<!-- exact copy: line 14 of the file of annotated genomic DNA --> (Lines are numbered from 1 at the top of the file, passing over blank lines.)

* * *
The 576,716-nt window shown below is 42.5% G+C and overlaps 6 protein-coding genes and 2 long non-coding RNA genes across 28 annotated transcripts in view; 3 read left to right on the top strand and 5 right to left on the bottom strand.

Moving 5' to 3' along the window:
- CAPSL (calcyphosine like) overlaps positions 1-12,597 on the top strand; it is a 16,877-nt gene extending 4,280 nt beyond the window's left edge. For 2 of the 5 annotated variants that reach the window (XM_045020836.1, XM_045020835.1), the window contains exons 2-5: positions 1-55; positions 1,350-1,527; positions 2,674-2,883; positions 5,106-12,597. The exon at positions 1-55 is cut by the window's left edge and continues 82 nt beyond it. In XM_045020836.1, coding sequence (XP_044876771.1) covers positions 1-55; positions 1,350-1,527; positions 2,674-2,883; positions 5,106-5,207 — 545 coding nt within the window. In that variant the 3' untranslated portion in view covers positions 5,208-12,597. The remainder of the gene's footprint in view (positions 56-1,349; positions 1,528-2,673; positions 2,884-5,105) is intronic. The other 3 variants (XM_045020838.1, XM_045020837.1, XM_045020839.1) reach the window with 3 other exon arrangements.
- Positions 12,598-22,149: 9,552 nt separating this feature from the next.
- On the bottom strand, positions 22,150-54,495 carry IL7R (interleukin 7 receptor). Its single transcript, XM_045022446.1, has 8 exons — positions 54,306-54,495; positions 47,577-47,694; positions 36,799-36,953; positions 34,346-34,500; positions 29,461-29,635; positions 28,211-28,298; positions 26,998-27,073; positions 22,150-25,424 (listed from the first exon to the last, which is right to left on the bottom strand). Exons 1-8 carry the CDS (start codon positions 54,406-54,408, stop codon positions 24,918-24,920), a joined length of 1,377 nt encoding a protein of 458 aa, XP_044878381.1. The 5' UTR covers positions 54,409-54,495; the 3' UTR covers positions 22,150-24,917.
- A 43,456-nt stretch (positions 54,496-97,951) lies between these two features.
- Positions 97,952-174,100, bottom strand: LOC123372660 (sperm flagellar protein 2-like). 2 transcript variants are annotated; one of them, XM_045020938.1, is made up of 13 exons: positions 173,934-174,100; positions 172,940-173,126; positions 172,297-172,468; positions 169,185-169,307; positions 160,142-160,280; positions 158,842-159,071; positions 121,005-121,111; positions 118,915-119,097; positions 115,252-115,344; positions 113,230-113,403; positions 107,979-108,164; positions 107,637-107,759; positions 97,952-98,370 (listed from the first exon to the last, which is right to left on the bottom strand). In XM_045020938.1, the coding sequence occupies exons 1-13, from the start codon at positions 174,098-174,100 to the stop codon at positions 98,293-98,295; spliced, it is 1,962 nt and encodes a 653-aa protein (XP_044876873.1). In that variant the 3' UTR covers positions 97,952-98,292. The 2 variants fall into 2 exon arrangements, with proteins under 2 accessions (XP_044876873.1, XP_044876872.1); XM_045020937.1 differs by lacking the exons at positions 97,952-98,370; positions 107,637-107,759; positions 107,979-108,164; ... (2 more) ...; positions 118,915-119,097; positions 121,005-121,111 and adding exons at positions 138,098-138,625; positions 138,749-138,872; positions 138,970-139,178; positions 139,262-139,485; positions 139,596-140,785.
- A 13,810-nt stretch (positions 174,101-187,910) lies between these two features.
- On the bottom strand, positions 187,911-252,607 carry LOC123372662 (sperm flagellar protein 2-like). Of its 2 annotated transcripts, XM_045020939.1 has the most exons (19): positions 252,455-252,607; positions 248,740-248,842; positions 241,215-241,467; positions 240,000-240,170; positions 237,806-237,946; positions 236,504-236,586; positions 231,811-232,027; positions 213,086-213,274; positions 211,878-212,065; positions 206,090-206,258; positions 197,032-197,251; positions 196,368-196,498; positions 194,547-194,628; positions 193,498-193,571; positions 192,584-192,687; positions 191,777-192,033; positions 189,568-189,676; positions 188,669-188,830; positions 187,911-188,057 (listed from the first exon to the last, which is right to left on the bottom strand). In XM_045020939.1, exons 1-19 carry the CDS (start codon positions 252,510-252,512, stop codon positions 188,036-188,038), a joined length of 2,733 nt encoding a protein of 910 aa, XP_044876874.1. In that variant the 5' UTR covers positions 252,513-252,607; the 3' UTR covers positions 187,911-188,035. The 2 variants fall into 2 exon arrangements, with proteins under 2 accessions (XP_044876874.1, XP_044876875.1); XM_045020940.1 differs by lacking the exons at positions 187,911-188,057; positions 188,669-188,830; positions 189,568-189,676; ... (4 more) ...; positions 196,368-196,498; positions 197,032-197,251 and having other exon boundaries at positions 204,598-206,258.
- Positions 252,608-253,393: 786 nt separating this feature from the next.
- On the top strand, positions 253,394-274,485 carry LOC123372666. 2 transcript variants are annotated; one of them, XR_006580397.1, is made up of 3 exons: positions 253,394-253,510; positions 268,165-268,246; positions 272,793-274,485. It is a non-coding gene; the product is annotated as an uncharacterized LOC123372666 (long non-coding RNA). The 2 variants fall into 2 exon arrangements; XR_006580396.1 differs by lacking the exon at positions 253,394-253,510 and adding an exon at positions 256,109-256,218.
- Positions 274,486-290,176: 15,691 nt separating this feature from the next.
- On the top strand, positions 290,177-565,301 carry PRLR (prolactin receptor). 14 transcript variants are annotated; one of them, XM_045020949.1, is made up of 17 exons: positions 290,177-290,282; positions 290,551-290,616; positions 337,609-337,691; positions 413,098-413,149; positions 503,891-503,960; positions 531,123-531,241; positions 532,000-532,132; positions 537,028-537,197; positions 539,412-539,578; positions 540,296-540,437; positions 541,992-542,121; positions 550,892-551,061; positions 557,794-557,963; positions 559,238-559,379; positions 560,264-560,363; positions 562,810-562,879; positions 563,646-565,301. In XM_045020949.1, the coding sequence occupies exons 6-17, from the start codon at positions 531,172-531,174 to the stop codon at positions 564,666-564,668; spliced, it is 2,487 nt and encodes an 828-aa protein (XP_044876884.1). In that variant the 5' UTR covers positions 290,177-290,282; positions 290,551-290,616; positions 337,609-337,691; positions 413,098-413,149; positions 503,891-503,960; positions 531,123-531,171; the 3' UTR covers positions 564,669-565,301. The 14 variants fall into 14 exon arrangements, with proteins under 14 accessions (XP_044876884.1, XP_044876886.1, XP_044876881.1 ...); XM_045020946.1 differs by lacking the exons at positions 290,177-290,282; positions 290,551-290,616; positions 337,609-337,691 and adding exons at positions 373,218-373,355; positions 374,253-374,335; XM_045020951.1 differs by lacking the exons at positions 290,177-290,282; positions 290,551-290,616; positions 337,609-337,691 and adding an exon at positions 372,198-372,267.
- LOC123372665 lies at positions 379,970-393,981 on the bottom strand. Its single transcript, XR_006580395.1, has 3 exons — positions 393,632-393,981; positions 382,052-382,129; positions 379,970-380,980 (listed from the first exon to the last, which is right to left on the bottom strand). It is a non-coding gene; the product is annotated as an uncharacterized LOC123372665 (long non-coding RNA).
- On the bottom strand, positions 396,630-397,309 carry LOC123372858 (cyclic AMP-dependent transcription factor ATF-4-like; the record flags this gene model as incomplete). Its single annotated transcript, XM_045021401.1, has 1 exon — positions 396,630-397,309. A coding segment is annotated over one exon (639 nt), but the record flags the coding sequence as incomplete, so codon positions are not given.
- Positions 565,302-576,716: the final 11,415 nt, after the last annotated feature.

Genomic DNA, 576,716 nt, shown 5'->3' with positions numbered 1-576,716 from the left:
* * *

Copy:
- LOC123372665 lies at positions 379,970-393,981 on the bottom strand. Its single transcript, XR_006580395.1, has 3 exons — positions 393,632-393,981; positions 382,052-382,129; positions 379,970-380,980 (listed from the first exon to the last, which is right to left on the bottom strand). It is a non-coding gene; the product is annotated as an uncharacterized LOC123372665 (long non-coding RNA).